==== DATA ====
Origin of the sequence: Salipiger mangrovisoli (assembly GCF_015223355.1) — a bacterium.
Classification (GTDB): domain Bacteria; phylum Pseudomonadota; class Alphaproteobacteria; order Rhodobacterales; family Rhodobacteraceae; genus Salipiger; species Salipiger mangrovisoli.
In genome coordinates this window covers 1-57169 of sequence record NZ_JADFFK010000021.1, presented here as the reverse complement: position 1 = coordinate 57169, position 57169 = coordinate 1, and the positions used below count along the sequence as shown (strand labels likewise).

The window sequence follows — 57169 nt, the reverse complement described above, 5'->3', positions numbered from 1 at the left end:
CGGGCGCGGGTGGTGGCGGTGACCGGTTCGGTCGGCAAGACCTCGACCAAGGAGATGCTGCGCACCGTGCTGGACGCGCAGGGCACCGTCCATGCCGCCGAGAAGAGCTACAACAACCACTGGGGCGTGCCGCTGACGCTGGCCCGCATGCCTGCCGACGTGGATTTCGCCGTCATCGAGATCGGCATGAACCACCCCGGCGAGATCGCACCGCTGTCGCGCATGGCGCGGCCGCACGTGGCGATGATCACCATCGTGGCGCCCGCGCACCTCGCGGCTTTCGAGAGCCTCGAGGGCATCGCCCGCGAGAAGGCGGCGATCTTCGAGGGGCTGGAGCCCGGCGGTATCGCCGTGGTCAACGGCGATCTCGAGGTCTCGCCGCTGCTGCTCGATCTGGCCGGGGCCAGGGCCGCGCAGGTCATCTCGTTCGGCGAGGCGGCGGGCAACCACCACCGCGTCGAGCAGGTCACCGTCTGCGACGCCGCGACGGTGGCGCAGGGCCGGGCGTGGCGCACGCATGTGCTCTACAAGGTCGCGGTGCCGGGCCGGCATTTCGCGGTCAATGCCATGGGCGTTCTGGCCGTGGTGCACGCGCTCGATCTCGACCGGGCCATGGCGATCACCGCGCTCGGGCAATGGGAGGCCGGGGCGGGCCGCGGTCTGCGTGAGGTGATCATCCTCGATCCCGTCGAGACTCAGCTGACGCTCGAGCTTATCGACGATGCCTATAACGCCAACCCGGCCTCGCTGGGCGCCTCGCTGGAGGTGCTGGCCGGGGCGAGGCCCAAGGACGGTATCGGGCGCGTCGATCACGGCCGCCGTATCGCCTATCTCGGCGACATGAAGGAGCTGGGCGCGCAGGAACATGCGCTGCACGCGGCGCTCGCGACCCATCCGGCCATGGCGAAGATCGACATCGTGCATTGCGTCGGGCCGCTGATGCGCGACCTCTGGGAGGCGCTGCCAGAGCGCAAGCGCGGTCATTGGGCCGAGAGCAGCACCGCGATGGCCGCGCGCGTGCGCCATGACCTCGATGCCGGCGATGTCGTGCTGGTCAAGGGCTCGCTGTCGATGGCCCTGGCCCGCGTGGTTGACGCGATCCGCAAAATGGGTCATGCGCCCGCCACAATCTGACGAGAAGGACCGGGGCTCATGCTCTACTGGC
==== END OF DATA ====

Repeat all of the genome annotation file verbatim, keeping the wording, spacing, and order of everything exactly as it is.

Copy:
Origin of the sequence: Salipiger mangrovisoli (assembly GCF_015223355.1) — a bacterium.
Classification (GTDB): domain Bacteria; phylum Pseudomonadota; class Alphaproteobacteria; order Rhodobacterales; family Rhodobacteraceae; genus Salipiger; species Salipiger mangrovisoli.
In genome coordinates this window covers 1-57169 of sequence record NZ_JADFFK010000021.1, presented here as the reverse complement: position 1 = coordinate 57169, position 57169 = coordinate 1, and the positions used below count along the sequence as shown (strand labels likewise).

The window sequence follows — 57169 nt, the reverse complement described above, 5'->3', positions numbered from 1 at the left end:
CGGGCGCGGGTGGTGGCGGTGACCGGTTCGGTCGGCAAGACCTCGACCAAGGAGATGCTGCGCACCGTGCTGGACGCGCAGGGCACCGTCCATGCCGCCGAGAAGAGCTACAACAACCACTGGGGCGTGCCGCTGACGCTGGCCCGCATGCCTGCCGACGTGGATTTCGCCGTCATCGAGATCGGCATGAACCACCCCGGCGAGATCGCACCGCTGTCGCGCATGGCGCGGCCGCACGTGGCGATGATCACCATCGTGGCGCCCGCGCACCTCGCGGCTTTCGAGAGCCTCGAGGGCATCGCCCGCGAGAAGGCGGCGATCTTCGAGGGGCTGGAGCCCGGCGGTATCGCCGTGGTCAACGGCGATCTCGAGGTCTCGCCGCTGCTGCTCGATCTGGCCGGGGCCAGGGCCGCGCAGGTCATCTCGTTCGGCGAGGCGGCGGGCAACCACCACCGCGTCGAGCAGGTCACCGTCTGCGACGCCGCGACGGTGGCGCAGGGCCGGGCGTGGCGCACGCATGTGCTCTACAAGGTCGCGGTGCCGGGCCGGCATTTCGCGGTCAATGCCATGGGCGTTCTGGCCGTGGTGCACGCGCTCGATCTCGACCGGGCCATGGCGATCACCGCGCTCGGGCAATGGGAGGCCGGGGCGGGCCGCGGTCTGCGTGAGGTGATCATCCTCGATCCCGTCGAGACTCAGCTGACGCTCGAGCTTATCGACGATGCCTATAACGCCAACCCGGCCTCGCTGGGCGCCTCGCTGGAGGTGCTGGCCGGGGCGAGGCCCAAGGACGGTATCGGGCGCGTCGATCACGGCCGCCGTATCGCCTATCTCGGCGACATGAAGGAGCTGGGCGCGCAGGAACATGCGCTGCACGCGGCGCTCGCGACCCATCCGGCCATGGCGAAGATCGACATCGTGCATTGCGTCGGGCCGCTGATGCGCGACCTCTGGGAGGCGCTGCCAGAGCGCAAGCGCGGTCATTGGGCCGAGAGCAGCACCGCGATGGCCGCGCGCGTGCGCCATGACCTCGATGCCGGCGATGTCGTGCTGGTCAAGGGCTCGCTGTCGATGGCCCTGGCCCGCGTGGTTGACGCGATCCGCAAAATGGGTCATGCGCCCGCCACAATCTGACGAGAAGGACCGGGGCTCATGCTCTACTGGC